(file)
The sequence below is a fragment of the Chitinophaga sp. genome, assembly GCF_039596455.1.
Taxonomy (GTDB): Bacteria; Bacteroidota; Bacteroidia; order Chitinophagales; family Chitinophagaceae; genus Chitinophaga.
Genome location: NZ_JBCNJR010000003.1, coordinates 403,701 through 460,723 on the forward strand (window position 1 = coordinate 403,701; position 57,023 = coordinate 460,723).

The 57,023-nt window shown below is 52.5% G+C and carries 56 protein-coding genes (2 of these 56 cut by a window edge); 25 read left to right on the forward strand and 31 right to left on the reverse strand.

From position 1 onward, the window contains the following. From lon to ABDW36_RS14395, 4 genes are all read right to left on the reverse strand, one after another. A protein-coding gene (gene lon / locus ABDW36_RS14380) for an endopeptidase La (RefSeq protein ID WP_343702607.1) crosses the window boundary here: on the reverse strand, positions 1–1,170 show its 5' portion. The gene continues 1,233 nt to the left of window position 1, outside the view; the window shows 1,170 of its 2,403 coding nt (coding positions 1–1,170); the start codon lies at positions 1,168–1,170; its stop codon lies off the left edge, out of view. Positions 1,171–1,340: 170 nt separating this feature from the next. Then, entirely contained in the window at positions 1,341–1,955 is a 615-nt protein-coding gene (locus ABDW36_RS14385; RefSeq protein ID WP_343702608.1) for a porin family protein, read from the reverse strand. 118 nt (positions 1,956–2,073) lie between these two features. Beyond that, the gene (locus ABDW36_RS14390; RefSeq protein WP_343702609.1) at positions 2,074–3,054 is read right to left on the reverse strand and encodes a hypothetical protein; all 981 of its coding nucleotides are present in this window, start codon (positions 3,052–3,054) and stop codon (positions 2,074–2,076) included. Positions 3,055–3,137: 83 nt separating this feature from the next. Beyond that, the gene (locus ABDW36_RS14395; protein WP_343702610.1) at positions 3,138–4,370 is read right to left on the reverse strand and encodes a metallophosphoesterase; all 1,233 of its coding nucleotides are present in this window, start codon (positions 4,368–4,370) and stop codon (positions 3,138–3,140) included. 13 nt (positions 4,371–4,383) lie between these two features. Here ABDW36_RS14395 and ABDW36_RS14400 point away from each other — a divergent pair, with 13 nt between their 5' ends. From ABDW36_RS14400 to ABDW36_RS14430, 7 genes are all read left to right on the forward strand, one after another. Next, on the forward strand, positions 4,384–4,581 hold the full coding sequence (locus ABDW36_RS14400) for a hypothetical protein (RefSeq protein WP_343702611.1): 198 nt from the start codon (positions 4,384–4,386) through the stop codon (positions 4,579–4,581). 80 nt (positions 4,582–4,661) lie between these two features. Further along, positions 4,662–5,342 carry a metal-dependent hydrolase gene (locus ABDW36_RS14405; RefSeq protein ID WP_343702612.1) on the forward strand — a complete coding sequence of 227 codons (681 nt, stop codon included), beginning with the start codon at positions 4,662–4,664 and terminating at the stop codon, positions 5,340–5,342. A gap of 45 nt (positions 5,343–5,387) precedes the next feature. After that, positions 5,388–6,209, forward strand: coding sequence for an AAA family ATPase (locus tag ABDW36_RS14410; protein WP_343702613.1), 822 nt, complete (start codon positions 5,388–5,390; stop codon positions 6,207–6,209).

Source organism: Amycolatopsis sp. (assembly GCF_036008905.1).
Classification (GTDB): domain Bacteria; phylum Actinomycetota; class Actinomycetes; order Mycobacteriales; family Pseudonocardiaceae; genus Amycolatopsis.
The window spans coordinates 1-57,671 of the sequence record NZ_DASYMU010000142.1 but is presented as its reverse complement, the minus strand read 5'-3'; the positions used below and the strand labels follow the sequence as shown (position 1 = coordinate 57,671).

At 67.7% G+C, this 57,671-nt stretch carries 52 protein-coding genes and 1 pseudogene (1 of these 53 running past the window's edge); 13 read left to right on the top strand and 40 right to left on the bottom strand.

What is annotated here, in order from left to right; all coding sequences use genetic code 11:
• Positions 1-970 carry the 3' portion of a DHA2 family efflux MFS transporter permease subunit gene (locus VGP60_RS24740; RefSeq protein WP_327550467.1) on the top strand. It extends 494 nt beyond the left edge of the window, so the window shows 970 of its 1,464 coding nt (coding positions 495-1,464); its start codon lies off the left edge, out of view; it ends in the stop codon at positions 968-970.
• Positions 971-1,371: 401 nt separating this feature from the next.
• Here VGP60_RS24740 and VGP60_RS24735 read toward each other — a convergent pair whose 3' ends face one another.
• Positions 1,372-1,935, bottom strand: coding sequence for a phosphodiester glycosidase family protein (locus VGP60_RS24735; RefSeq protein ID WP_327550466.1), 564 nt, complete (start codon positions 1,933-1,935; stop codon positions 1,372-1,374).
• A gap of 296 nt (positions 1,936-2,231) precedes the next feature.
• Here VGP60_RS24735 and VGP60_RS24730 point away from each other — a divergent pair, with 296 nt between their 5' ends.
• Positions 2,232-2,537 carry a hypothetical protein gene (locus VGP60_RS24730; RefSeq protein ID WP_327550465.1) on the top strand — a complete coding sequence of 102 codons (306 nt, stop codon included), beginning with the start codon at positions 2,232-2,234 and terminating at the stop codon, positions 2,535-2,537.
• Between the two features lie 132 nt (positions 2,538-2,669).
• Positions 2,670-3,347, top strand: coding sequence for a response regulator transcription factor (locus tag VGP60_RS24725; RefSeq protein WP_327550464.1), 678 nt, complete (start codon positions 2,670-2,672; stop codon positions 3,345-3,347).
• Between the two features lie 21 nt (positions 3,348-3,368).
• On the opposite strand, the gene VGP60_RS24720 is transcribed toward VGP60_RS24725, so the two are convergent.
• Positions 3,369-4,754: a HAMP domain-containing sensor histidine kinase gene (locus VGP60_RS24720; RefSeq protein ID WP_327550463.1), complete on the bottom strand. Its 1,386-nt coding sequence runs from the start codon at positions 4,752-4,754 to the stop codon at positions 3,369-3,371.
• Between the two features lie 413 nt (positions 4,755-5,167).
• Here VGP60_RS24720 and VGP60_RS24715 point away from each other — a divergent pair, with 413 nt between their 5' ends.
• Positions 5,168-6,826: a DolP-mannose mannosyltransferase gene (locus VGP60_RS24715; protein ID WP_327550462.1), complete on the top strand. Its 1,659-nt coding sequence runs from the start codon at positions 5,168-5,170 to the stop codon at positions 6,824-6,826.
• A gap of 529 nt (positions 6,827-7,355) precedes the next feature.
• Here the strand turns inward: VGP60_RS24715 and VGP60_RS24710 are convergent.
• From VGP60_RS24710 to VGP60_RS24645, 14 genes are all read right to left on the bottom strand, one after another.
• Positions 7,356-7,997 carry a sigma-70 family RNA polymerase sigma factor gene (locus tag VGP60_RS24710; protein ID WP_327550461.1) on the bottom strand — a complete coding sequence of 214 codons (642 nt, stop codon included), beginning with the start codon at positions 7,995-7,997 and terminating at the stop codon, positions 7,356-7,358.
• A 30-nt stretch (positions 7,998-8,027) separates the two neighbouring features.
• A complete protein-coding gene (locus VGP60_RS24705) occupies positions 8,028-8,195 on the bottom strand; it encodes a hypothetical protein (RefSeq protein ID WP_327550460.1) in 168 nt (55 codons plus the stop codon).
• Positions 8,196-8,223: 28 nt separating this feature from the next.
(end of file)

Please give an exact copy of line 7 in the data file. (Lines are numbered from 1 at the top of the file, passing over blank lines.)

Classification (GTDB): domain Bacteria; phylum Actinomycetota; class Actinomycetes; order Mycobacteriales; family Pseudonocardiaceae; genus Amycolatopsis.